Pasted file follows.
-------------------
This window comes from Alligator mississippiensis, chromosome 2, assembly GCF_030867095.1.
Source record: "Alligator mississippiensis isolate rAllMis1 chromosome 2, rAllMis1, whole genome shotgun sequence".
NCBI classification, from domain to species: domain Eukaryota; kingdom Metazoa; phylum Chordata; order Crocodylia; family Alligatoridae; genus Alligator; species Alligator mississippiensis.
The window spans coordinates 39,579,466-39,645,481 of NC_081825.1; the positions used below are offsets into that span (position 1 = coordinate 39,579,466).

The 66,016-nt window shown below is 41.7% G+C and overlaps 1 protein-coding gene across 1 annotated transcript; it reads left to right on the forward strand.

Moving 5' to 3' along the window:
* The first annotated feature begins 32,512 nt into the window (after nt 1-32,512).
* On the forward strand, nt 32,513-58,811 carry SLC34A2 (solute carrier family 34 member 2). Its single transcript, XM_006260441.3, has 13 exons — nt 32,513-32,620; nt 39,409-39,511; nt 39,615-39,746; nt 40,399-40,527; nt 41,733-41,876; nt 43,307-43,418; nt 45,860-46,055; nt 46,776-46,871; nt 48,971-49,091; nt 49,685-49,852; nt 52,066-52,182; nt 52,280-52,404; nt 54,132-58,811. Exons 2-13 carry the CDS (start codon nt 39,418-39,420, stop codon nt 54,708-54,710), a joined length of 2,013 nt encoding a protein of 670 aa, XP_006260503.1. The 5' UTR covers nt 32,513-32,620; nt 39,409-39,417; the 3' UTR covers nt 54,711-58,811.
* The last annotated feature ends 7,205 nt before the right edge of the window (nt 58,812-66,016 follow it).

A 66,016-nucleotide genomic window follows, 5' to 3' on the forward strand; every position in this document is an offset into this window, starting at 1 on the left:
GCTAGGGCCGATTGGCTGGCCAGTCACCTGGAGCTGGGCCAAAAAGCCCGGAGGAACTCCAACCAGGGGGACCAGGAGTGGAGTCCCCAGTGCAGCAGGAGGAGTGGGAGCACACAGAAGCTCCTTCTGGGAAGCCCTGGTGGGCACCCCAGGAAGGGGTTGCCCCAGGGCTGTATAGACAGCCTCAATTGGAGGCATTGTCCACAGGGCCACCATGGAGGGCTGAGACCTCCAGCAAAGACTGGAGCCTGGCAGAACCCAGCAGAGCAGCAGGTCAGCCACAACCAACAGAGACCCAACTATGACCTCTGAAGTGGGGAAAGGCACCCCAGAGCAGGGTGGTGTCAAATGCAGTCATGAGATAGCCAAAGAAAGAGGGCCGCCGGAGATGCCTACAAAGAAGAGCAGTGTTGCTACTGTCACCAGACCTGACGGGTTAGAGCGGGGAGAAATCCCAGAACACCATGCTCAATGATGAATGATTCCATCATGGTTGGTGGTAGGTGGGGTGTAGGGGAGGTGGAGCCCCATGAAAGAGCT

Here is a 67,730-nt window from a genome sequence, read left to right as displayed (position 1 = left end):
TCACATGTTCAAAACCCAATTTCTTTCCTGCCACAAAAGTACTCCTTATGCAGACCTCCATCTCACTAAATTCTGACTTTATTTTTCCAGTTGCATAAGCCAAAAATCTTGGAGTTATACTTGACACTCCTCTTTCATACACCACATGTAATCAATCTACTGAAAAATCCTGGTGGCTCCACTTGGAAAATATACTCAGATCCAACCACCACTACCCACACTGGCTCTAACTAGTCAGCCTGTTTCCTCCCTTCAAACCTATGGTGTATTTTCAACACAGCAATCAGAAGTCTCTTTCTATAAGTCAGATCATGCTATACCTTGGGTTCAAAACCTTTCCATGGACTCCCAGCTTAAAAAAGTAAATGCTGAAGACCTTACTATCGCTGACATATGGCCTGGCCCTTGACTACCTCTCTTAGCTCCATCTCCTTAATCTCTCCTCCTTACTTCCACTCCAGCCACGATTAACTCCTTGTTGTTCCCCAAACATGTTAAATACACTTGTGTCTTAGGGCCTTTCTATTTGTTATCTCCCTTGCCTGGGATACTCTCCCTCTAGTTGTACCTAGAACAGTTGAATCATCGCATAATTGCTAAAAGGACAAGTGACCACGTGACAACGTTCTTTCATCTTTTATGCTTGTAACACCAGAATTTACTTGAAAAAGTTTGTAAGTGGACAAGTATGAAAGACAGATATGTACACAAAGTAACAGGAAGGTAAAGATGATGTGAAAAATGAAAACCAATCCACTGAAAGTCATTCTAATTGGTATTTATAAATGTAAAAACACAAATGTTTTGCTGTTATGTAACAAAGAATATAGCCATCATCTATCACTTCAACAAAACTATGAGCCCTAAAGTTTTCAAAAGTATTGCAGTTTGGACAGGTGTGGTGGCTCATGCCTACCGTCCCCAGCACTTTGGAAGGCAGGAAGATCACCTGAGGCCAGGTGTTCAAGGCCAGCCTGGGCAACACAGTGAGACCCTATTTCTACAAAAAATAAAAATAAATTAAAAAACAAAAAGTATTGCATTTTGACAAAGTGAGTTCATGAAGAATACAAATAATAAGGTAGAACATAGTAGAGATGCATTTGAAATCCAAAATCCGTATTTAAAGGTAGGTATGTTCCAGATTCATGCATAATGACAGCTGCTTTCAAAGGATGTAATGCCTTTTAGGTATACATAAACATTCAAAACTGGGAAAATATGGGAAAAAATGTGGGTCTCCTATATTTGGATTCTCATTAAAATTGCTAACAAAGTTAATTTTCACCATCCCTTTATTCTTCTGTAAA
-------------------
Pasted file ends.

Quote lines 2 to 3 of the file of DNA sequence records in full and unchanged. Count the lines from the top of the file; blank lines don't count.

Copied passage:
Source record: "Alligator mississippiensis isolate rAllMis1 chromosome 2, rAllMis1, whole genome shotgun sequence".
NCBI classification, from domain to species: domain Eukaryota; kingdom Metazoa; phylum Chordata; order Crocodylia; family Alligatoridae; genus Alligator; species Alligator mississippiensis.